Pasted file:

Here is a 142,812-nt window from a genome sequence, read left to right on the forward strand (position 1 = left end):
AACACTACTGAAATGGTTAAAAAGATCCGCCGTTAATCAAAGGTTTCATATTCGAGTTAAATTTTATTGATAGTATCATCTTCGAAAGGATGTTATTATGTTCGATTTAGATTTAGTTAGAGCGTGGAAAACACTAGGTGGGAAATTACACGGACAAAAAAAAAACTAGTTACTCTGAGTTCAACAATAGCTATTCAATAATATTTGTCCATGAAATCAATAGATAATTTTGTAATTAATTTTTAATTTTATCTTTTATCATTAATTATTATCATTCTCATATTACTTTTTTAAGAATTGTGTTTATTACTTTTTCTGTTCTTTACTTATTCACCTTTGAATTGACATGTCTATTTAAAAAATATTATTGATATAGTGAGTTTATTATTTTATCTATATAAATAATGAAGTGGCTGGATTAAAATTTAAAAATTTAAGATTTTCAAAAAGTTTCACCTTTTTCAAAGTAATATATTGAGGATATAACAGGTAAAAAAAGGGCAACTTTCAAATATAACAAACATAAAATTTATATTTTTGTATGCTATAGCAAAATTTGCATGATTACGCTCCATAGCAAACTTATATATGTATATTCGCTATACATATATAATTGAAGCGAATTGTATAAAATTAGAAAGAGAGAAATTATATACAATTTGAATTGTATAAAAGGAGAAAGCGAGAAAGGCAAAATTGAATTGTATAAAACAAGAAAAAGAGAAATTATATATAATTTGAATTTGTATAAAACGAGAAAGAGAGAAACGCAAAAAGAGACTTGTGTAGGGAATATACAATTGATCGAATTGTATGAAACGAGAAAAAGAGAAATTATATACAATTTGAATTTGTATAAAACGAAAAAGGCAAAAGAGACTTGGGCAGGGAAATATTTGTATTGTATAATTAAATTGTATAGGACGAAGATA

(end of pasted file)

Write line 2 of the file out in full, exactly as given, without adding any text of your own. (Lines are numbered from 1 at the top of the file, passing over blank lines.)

AACACTACTGAAATGGTTAAAAAGATCCGCCGTTAATCAAAGGTTTCATATTCGAGTTAAATTTTATTGATAGTATCATCTTCGAAAGGATGTTATTATGTTCGATTTAGATTTAGTTAGAGCGTGGAAAACACTAGGTGGGAAATTACACGGACAAAAAAAAAACTAGTTACTCTGAGTTCAACAATAGCTATTCAATAATATTTGTCCATGAAATCAATAGATAATTTTGTAATTAATTTTTAATTTTATCTTTTATCATTAATTATTATCATTCTCATATTACTTTTTTAAGAATTGTGTTTATTACTTTTTCTGTTCTTTACTTATTCACCTTTGAATTGACATGTCTATTTAAAAAATATTATTGATATAGTGAGTTTATTATTTTATCTATATAAATAATGAAGTGGCTGGATTAAAATTTAAAAATTTAAGATTTTCAAAAAGTTTCACCTTTTTCAAAGTAATATATTGAGGATATAACAGGTAAAAAAAGGGCAACTTTCAAATATAACAAACATAAAATTTATATTTTTGTATGCTATAGCAAAATTTGCATGATTACGCTCCATAGCAAACTTATATATGTATATTCGCTATACATATATAATTGAAGCGAATTGTATAAAATTAGAAAGAGAGAAATTATATACAATTTGAATTGTATAAAAGGAGAAAGCGAGAAAGGCAAAATTGAATTGTATAAAACAAGAAAAAGAGAAATTATATATAATTTGAATTTGTATAAAACGAGAAAGAGAGAAACGCAAAAAGAGACTTGTGTAGGGAATATACAATTGATCGAATTGTATGAAACGAGAAAAAGAGAAATTATATACAATTTGAATTTGTATAAAACGAAAAAGGCAAAAGAGACTTGGGCAGGGAAATATTTGTATTGTATAATTAAATTGTATAGGACGAAGATA